Mammograms still important for women over 75
The question of when women should stop getting mammograms can be perplexing, mostly because experts and professional organizations often differ on the answer.
Several years ago, studies came out that showed that mammograms after the age of 75 are, in fact, beneficial. A more recent study published in the Annals of Internal Medicine in February overturned that advice.
In the new study, researchers from the Harvard School of Public Health, RTI Health Solutions and Massachusetts General Hospital acknowledged that 57 percent of women in the United States age 75 and older still get regular mammograms. They did not perform clinical trials for this topic because many medical professionals think that it would be unethical to withhold mammograms to see if more women died of breast cancer.
For that reason, instead of a clinical trial, the researchers studied data on more than one million women ages 70 to 85 by using the claims data from federal Medicare insurance for the elderly. Women in the study had no prior breast cancer diagnosis, which puts them in the “average risk” category. All of the women in the study had a life expectancy of at least 10 years, which is noteworthy because the American Cancer Society recommends mammograms for women 75 and older who are in good health and are expected to live 10 years.
Hyannis Breast Surgeon Jill Oxley, MD, FACS agrees with the American Cancer Society.
“The study was a little bit contradictory because they are admitting that a third of all women that die from breast cancer die after age 70,” she said. “But then they are trying to hone that down into for which age groups it is still most beneficial. I still don’t think that this means we should change things.”
She follows the new guidelines that the American Society of Breast Cancer Surgeons published in May 2019. Those guidelines recommend that women of average risk of breast cancer should start screening at age 40 and stop when life expectancy is less than 10 years. The American College of Radiology has a similar recommendation.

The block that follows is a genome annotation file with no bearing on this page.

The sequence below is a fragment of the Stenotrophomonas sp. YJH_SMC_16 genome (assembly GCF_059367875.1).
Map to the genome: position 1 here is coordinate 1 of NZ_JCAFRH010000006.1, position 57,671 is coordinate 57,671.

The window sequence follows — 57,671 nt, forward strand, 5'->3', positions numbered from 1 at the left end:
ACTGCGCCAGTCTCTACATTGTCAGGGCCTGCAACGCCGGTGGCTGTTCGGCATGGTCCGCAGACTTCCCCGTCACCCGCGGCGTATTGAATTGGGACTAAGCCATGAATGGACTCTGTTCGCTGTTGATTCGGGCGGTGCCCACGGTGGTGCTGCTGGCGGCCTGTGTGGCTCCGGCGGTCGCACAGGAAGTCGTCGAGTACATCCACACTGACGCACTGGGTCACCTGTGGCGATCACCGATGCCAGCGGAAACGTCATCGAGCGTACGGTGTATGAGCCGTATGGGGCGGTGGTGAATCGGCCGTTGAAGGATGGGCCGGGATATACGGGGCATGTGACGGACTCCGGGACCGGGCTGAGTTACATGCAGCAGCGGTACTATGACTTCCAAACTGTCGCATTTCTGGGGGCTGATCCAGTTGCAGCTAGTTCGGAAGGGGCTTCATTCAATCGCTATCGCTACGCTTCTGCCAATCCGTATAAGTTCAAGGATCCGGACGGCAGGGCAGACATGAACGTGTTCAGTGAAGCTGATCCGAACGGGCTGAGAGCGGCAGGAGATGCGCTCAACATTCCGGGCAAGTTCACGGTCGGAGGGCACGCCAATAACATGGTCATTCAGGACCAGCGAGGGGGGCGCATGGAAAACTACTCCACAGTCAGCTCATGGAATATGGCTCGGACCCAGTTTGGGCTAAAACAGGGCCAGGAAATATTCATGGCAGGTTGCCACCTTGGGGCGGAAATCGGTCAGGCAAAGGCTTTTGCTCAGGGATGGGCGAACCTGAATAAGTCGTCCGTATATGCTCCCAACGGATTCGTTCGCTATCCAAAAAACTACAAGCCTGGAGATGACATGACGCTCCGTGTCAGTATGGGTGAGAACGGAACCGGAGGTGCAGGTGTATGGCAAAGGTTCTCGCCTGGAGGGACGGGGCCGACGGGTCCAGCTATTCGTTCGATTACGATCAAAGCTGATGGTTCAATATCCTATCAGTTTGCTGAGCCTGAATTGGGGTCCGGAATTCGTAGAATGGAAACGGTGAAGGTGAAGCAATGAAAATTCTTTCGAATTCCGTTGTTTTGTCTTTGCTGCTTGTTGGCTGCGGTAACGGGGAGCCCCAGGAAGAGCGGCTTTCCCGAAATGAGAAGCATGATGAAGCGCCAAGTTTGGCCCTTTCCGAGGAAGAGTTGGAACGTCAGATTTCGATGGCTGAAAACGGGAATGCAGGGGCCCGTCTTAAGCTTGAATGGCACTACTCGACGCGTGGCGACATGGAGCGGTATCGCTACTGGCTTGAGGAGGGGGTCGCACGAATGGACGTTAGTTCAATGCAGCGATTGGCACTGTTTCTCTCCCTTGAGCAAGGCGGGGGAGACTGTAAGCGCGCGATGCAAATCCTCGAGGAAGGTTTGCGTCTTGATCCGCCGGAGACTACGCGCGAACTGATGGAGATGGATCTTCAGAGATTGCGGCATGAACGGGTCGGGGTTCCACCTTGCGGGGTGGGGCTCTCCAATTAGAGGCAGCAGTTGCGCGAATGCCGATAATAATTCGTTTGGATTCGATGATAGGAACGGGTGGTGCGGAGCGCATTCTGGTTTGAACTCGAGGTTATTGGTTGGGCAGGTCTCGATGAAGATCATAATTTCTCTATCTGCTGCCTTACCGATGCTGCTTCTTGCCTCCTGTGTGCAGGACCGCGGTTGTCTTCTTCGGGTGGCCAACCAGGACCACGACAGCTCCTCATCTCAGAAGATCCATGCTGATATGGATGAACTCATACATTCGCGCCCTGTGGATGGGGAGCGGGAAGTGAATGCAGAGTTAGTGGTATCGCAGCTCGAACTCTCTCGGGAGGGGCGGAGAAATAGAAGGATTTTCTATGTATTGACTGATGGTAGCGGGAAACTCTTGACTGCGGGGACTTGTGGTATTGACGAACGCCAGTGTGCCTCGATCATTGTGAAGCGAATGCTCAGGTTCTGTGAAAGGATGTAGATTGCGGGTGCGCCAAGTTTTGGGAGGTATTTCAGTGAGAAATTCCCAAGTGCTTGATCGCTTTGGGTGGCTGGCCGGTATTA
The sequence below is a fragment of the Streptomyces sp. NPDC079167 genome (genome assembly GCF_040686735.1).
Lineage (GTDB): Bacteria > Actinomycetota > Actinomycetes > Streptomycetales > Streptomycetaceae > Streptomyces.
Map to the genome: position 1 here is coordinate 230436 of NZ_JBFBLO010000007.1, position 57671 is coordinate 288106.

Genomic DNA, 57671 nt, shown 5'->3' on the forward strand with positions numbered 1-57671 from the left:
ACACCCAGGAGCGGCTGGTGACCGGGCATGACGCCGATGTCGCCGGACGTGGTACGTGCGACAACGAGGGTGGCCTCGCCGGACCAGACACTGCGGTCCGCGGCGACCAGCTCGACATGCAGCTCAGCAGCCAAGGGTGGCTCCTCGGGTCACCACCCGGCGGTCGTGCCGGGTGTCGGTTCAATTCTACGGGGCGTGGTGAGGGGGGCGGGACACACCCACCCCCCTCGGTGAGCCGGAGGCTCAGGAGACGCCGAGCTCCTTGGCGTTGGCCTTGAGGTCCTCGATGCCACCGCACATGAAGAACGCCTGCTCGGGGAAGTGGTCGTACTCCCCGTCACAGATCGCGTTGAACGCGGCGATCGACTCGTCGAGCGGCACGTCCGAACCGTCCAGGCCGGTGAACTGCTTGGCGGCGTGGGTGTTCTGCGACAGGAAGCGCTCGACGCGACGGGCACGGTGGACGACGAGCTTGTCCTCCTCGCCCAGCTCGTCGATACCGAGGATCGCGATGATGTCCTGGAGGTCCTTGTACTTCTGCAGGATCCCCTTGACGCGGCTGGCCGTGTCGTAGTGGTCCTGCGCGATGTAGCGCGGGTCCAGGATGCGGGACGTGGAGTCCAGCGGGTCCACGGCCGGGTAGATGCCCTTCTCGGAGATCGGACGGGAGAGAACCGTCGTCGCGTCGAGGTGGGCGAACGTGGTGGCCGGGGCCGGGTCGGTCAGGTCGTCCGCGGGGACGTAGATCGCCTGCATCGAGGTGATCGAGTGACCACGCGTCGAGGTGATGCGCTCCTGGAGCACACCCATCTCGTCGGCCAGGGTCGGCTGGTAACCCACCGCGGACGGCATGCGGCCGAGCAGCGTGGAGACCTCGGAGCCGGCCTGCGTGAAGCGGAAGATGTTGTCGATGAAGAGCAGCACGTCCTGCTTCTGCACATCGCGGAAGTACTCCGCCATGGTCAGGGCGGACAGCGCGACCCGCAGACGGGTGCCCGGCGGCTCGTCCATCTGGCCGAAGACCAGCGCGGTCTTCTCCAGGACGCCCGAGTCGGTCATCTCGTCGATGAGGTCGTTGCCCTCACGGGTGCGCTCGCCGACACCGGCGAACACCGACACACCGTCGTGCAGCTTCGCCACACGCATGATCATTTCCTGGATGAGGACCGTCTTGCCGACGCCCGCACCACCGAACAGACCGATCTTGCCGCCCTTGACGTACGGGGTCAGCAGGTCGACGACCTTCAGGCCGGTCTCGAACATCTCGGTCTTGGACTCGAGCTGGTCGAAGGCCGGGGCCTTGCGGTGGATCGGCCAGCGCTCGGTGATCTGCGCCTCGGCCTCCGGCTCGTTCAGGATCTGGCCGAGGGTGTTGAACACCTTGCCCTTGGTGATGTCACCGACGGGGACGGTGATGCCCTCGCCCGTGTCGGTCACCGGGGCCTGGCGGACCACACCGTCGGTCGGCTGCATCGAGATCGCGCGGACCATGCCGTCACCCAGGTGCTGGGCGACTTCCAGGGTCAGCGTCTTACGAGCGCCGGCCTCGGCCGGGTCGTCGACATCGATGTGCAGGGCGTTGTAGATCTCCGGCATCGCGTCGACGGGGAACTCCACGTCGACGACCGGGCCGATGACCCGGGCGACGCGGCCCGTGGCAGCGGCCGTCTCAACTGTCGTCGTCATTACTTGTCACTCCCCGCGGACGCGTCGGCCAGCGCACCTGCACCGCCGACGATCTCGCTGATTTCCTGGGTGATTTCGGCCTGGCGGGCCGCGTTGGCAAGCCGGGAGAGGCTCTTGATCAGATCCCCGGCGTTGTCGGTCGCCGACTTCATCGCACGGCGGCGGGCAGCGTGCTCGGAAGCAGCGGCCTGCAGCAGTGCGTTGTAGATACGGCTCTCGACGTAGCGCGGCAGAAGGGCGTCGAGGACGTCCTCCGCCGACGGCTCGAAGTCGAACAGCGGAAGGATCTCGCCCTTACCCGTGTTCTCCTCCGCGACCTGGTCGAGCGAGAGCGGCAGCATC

“For someone who is at average risk, who is expected to live another 10 years and who would want to be treated, it absolutely makes sense to continue to do screening mammograms,” Dr. Oxley said. “If they are screened, their cancer is likely to be earlier staged and can be treated less aggressively. It is less expensive to treat an earlier stage breast cancer, too.”
Outpatient Treatment is Usual
Most women over the age of 70 who have a lumpectomy to remove an early cancer can be treated with an outpatient surgical procedure. They are much less likely to need either radiation or chemotherapy, so their course of treatment is more easily tolerated, she added.
“We have women in their 70s and 80s, and occasionally 90s, who go forward with treatment for breast cancer,” she said “They can do quite well with surgery and a lot of the times don’t need any other treatment. Most of the time it is outpatient day surgery.”
Age is one of the biggest predicators of breast cancer and the risk continues to increase with age. When you look at radiology data in women 70 to 74, they pick up around six breast cancers per thousand mammograms, but when you go from age 75 to 89, the risk goes up to seven cancers per thousand, according to Dr. Oxley.
The other thing that she pointed out is that the new study doesn’t make sense when you look at data on life expectancy. A woman who is 70 is going to live an average of another 16 and a half years. A woman who is 75 is going to live about 13 years. At 80, life expectancy is 10 years and even at the age of 85 it is seven years.
“Even though the study is saying that mammography doesn’t impact mortality, that doesn’t fit with other data,” Dr. Oxley said. “Because cancer is still either the number one or number two cause of death for women by decade. When you get to women in their 40s through age 79, cancer deaths are number one. Its only when you get over 80 that heart disease is the number one cause of death.
“And that is not to mention the fact that on the Cape our age of diagnosis is about a decade later than the rest of Massachusetts, so I don’t think this study should change anything around here.”